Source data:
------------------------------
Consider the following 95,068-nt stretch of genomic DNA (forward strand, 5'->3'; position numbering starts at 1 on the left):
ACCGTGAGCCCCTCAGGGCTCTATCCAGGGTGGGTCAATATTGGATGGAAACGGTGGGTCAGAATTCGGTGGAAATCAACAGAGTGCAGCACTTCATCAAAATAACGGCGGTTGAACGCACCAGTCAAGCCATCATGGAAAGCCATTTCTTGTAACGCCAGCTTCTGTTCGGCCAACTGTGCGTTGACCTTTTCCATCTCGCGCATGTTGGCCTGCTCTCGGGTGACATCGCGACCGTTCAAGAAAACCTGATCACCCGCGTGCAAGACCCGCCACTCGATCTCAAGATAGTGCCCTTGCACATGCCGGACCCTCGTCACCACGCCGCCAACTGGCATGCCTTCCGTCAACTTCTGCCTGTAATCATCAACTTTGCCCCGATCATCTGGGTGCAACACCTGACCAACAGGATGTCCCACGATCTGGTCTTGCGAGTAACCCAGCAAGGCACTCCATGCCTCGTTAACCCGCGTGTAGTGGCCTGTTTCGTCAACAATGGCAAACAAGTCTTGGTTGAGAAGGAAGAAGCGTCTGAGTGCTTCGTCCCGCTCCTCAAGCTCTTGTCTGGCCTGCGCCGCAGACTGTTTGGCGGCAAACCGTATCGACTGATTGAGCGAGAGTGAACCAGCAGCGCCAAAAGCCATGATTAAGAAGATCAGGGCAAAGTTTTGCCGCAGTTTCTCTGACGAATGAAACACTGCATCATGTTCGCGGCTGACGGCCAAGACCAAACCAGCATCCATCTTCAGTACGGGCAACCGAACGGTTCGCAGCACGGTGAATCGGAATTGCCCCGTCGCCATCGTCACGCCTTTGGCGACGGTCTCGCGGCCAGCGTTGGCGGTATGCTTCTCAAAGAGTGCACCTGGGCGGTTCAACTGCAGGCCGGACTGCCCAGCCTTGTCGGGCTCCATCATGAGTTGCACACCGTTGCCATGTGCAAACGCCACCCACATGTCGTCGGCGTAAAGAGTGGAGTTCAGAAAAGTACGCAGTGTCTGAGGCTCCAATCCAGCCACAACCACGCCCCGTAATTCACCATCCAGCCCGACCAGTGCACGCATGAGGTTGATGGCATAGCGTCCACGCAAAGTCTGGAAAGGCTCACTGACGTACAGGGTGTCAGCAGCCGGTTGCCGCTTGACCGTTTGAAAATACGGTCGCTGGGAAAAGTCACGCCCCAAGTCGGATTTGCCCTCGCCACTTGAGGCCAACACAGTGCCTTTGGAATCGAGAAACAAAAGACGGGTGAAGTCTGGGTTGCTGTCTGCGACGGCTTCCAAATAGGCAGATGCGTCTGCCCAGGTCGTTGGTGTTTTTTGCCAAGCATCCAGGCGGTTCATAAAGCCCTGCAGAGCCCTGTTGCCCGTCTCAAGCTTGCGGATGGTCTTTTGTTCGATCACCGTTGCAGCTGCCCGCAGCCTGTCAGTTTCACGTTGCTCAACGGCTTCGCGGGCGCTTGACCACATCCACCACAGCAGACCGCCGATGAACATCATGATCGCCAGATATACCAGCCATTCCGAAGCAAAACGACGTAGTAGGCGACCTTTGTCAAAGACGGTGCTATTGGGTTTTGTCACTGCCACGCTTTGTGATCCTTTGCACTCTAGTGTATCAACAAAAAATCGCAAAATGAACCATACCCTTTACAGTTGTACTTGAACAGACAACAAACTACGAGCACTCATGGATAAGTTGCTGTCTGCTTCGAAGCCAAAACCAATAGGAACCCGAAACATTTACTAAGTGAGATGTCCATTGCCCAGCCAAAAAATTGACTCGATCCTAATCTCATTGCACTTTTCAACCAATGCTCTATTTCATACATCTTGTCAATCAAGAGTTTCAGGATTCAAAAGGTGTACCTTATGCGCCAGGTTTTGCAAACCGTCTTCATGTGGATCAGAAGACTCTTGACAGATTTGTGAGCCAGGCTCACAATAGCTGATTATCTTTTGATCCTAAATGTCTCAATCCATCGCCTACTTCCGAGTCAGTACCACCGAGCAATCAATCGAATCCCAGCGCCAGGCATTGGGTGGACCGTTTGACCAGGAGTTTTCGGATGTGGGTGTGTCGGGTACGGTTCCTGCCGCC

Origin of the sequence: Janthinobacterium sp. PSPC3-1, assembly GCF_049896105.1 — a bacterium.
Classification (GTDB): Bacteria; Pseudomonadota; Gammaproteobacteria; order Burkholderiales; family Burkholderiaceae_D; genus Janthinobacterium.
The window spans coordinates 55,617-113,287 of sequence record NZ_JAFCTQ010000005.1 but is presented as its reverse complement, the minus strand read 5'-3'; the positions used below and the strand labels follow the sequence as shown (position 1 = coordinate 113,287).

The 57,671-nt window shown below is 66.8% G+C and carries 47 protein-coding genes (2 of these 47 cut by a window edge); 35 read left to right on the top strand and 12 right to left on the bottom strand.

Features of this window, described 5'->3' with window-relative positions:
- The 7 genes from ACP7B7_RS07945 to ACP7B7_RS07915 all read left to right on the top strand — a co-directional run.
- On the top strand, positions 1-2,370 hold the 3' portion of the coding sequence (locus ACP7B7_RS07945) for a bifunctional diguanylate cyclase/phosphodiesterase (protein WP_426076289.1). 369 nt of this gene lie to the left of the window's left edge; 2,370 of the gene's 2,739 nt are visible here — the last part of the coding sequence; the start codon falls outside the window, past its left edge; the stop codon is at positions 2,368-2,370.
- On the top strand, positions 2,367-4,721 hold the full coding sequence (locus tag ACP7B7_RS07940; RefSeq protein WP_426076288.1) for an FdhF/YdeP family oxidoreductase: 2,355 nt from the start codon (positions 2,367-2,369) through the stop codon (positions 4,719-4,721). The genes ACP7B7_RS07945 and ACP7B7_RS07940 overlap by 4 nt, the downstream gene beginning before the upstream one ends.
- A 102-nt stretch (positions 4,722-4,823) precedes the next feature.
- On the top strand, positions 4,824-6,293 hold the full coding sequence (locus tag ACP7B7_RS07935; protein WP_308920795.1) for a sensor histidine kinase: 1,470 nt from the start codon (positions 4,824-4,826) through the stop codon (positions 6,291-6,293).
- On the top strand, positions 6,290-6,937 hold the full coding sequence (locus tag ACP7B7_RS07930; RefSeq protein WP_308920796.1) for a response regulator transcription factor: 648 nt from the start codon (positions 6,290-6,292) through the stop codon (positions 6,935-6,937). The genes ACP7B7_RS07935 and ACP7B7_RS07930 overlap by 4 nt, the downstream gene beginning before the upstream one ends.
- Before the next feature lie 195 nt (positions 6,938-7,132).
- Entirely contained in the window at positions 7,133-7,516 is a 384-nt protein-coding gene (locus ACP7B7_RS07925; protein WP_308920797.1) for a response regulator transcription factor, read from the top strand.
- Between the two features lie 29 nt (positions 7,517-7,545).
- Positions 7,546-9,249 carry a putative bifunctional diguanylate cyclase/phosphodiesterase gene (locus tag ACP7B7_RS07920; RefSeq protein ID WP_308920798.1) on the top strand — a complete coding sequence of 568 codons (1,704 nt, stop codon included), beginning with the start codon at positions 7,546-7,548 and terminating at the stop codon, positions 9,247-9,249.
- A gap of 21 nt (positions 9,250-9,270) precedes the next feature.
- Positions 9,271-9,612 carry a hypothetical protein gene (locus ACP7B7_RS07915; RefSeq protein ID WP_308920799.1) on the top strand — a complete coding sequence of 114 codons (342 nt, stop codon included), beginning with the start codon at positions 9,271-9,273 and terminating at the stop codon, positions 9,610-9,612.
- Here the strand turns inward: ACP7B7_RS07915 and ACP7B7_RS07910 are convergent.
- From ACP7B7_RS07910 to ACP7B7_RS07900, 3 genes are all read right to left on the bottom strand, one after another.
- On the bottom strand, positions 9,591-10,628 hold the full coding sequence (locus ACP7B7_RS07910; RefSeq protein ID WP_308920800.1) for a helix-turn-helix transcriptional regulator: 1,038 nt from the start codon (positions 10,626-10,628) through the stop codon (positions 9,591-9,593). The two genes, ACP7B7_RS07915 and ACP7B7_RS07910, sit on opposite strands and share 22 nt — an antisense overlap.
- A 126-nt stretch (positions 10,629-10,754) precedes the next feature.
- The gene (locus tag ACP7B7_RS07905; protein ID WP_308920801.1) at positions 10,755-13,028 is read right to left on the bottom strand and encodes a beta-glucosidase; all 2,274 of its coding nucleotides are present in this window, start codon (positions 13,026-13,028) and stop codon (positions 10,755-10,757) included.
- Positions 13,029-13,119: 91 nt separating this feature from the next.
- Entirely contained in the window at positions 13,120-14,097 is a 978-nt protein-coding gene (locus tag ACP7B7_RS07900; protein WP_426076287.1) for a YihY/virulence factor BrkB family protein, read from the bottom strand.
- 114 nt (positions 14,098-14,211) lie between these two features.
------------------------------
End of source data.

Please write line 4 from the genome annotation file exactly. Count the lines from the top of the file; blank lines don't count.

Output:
Classification (GTDB): Bacteria; Pseudomonadota; Gammaproteobacteria; order Burkholderiales; family Burkholderiaceae_D; genus Janthinobacterium.